• Attach a recent passport photograph, verified on the photograph form by the Dean/Director of the school of nursing or a notary public (if you graduate more than a year ago).
  • Request a copy of your official transcript sent directly from the school of nursing to the OSBN. The transcript must be imprinted with the school’s official seal and bear the registrar’s signature. It should also indicate the degree conferred and date.
  • Enclose a check or money order in the amount of $160 for the application plus $52 for fingerprint processing. Make payable to the Oregon State Board of Nursing. Fees are part of the application process and are not refundable.
  • Include the completed fingerprinting documents in a separate envelope sealed by the fingerprinting agency.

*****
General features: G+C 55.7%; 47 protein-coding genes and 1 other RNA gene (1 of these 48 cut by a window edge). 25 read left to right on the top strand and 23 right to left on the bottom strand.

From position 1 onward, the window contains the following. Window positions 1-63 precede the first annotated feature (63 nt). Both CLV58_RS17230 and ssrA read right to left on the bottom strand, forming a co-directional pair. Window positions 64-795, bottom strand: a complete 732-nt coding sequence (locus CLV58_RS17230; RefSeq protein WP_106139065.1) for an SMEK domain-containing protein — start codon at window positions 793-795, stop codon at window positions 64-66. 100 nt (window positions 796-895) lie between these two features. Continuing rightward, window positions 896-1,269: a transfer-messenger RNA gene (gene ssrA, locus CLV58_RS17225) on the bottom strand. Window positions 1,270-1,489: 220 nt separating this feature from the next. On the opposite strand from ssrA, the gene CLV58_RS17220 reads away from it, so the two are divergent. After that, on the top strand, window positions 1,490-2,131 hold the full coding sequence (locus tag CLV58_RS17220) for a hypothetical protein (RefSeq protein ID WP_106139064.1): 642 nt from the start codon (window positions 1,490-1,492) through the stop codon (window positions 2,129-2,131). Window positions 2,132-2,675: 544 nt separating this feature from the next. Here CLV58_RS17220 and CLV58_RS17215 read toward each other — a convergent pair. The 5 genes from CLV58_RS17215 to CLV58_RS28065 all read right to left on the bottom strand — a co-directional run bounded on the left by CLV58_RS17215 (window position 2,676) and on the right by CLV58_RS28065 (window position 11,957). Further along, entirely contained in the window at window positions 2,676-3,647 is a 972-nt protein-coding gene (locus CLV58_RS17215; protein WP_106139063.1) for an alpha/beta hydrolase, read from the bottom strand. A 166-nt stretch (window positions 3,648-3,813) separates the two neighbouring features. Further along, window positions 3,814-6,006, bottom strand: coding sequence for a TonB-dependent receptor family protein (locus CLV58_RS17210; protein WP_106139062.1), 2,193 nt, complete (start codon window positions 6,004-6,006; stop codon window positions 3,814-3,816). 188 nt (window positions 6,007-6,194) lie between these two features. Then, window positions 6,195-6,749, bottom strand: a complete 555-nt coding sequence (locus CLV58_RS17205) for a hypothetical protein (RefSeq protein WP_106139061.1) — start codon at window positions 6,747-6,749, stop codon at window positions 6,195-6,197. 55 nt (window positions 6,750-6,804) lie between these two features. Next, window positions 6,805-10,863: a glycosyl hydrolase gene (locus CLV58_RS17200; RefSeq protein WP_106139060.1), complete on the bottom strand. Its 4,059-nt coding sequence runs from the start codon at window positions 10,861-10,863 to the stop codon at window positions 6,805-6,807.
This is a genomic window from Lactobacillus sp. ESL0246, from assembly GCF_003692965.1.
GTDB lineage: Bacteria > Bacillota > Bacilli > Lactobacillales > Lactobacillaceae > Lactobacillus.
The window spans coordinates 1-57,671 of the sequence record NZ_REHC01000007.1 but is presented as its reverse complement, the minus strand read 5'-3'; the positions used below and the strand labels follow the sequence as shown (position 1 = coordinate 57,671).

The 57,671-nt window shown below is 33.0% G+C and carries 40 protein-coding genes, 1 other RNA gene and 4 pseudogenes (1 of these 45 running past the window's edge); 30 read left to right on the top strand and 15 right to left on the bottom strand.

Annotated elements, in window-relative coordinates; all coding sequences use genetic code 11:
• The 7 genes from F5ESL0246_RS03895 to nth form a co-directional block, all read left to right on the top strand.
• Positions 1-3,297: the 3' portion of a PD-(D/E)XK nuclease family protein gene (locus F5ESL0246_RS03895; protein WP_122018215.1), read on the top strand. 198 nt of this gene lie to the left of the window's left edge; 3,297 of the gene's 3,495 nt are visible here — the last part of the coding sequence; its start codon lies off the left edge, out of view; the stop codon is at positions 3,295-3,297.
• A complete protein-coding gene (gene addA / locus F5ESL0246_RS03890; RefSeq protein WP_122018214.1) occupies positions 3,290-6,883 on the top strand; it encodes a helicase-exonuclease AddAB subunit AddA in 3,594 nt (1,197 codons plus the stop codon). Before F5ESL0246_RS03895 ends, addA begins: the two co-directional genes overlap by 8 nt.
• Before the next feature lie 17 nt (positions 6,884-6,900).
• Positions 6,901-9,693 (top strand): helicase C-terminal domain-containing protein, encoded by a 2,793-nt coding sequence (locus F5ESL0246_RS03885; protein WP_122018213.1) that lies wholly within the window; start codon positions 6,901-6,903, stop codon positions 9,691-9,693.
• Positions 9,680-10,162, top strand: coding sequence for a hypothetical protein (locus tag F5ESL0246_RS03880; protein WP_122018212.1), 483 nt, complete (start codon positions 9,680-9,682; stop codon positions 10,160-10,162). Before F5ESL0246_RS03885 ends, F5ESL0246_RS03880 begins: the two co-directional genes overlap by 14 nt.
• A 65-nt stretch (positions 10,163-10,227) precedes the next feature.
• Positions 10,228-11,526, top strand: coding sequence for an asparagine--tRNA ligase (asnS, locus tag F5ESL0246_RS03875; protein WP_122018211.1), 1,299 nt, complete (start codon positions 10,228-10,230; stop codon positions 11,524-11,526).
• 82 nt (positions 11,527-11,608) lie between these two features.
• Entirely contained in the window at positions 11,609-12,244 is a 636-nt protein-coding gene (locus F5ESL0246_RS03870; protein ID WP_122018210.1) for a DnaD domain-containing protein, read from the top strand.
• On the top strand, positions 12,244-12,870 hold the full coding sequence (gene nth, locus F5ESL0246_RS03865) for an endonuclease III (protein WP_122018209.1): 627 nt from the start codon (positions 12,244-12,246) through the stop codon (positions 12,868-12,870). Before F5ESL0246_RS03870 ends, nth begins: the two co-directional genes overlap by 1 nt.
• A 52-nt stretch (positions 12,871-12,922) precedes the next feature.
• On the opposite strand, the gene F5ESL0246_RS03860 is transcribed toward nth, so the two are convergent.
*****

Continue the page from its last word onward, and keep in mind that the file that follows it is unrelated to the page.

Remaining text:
• Don’t forget to include your Social Security Number and sign the application.

Graduates of a Non-US Nursing Program:

If you do not hold a practical nursing license in a jurisdiction in the US, but completed basic nursing training outside of the US, you must complete the following steps in addition to those highlighted above:

  • Submit a CGFNS Certificate or VISA-Screen OR
  • Get an OSBN-approved credential and language evaluation agency to evaluate your nursing school transcript AND
  • Document your English language proficiency by submitting evidence that you completed your nursing education in English or your scores on an English proficiency exam (TOEFL, TOEIC, IELTS, CGFNS) or a VISA-Screen Certificate.

Graduates of a Non-US Nursing Program Holding A License From Another Jurisdiction:

If you graduated from a non-US program but hold a license to practice in another US jurisdiction, you must complete the following steps in addition to the main requirements highlighted above:

  • Submit a CGFNS Certificate or VISA-Screen OR
  • Get an OSBN-approved credential and language evaluation agency to evaluate your nursing school transcript AND